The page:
We founded EFTA at our cabin - nestled close to boundary of Eagles Nest Wilderness. Through our keystone education program, International Migratory Bird Day (IMBD), we have addressed a variety of topics, Wilson's warblersuch as the importance of shade coffee, reducing window collisions, keeping cats indoors, and recycling. In 2016, IMBD focused on the anniversary of the 1918 Act and celebrated the signing of the Treaty between the U.S. and Canada, and subsequently with Mexico and Japan.
The need for protections for migratory birds was cleaBird hatr since the early 1900s, when the trade of bird feathers fed the millinery industry and women’s fashion, leading to the decline of some bird populations. The elegant egret, for example, with its long white feather plumes, was at risk of extinction because of this industry. An array of other species, from songbirds to gamebirds, were harvested for display on hats. Feathers were often just part of the decorations: eggs and even entire nests were also used as adornments!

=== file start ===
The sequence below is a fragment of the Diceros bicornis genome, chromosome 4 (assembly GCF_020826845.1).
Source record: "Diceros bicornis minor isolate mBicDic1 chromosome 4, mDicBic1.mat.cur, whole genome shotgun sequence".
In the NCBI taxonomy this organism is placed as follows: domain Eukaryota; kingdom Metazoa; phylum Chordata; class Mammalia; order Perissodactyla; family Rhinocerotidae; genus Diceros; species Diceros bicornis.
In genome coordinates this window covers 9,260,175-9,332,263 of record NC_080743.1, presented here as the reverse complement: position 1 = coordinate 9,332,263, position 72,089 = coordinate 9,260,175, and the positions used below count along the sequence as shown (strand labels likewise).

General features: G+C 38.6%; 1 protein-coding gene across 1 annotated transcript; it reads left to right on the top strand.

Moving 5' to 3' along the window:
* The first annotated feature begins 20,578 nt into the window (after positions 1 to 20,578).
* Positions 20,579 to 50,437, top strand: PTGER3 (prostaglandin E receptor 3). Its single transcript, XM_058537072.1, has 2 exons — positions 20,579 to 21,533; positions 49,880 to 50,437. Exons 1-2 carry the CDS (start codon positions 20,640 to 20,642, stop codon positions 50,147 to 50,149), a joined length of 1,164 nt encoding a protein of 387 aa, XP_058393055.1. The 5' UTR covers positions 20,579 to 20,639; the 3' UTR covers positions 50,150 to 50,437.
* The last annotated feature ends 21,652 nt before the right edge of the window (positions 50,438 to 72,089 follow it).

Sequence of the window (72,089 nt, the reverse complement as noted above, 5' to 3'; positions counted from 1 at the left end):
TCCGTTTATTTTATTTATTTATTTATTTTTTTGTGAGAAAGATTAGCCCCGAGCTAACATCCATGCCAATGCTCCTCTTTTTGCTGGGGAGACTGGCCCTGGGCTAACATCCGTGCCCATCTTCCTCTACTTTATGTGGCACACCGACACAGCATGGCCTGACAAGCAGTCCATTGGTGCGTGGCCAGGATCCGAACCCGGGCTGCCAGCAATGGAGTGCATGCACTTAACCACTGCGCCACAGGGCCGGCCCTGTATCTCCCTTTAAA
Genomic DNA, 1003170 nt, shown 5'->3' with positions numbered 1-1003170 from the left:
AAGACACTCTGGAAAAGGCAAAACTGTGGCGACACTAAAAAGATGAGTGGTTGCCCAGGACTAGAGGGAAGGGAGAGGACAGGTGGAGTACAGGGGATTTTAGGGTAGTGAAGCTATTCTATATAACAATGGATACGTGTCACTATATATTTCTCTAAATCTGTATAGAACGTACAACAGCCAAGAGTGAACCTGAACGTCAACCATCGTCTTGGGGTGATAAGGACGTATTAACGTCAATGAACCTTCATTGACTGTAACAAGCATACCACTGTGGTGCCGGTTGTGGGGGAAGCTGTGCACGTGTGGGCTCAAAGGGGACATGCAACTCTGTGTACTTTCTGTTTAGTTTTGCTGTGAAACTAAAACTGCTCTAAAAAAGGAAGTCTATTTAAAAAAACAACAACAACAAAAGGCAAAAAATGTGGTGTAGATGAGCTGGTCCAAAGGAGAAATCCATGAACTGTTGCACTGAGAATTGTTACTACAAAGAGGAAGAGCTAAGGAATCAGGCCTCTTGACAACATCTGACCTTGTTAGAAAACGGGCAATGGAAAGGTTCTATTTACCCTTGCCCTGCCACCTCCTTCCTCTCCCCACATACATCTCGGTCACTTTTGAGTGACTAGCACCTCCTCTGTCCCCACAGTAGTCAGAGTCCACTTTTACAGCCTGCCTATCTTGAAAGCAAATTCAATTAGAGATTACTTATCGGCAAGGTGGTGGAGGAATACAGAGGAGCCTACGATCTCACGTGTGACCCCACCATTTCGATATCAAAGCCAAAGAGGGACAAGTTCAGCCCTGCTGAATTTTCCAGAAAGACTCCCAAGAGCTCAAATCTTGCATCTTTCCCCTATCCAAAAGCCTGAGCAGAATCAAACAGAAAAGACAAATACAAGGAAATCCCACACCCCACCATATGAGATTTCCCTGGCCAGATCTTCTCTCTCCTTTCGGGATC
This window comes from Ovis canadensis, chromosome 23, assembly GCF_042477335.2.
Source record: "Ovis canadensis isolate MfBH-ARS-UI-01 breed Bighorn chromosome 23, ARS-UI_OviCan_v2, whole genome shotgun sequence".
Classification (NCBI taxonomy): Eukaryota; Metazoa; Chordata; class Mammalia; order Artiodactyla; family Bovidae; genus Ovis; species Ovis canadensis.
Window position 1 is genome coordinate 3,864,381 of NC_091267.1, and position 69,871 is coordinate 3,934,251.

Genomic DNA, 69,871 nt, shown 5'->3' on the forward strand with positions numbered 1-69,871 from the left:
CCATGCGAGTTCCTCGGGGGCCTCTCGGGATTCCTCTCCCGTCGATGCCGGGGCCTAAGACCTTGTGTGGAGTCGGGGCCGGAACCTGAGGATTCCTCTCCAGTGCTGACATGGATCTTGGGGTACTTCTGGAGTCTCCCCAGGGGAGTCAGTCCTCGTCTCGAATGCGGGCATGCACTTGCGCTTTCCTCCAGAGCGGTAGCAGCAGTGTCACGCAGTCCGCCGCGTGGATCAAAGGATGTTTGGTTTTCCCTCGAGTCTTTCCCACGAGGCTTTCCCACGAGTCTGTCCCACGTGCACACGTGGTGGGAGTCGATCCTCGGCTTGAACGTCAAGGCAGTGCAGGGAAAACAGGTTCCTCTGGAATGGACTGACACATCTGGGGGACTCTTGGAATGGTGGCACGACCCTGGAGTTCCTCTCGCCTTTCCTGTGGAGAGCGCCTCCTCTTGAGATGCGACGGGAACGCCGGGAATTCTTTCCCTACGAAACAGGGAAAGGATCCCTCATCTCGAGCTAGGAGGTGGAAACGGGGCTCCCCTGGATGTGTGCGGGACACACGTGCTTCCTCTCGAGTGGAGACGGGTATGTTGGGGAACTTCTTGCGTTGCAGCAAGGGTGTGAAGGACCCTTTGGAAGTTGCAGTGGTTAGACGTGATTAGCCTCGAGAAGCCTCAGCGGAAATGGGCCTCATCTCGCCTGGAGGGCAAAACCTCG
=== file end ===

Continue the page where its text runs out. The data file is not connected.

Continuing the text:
A movement was born when women, appalled by the use of wildlife as a fashion statement, helped launch the Audobon Society, which urged a stop to the use of feathers and helped pass the landmark Migratory Bird Treaty Act, which has protected nearly all migratory bird species in the U.S. and Canada. This type of national and international cooperation is essential to safeguard migratory birds, whose long-distance flights often cross political borders, exposing them to widely varying cultures, conservation philosophies, and laws. 
 Red naped sapsucker
The new opinion weakens the Act by making it permissible to harm migratory birds if the action that causes it is not directly associated with the “take” of birds. This includes disasters that impact many birds across larger geographic areas, such as oil spills, to local actions, such as pesticide use and construction. Where once a company would have been required to wait until swallows nesting beneath a bridge had successfully raised their young, as of April 15th, it can choose to move forward, destroy nests, and kill the young of a bird that has journeyed as many as 1,000 miles to nest.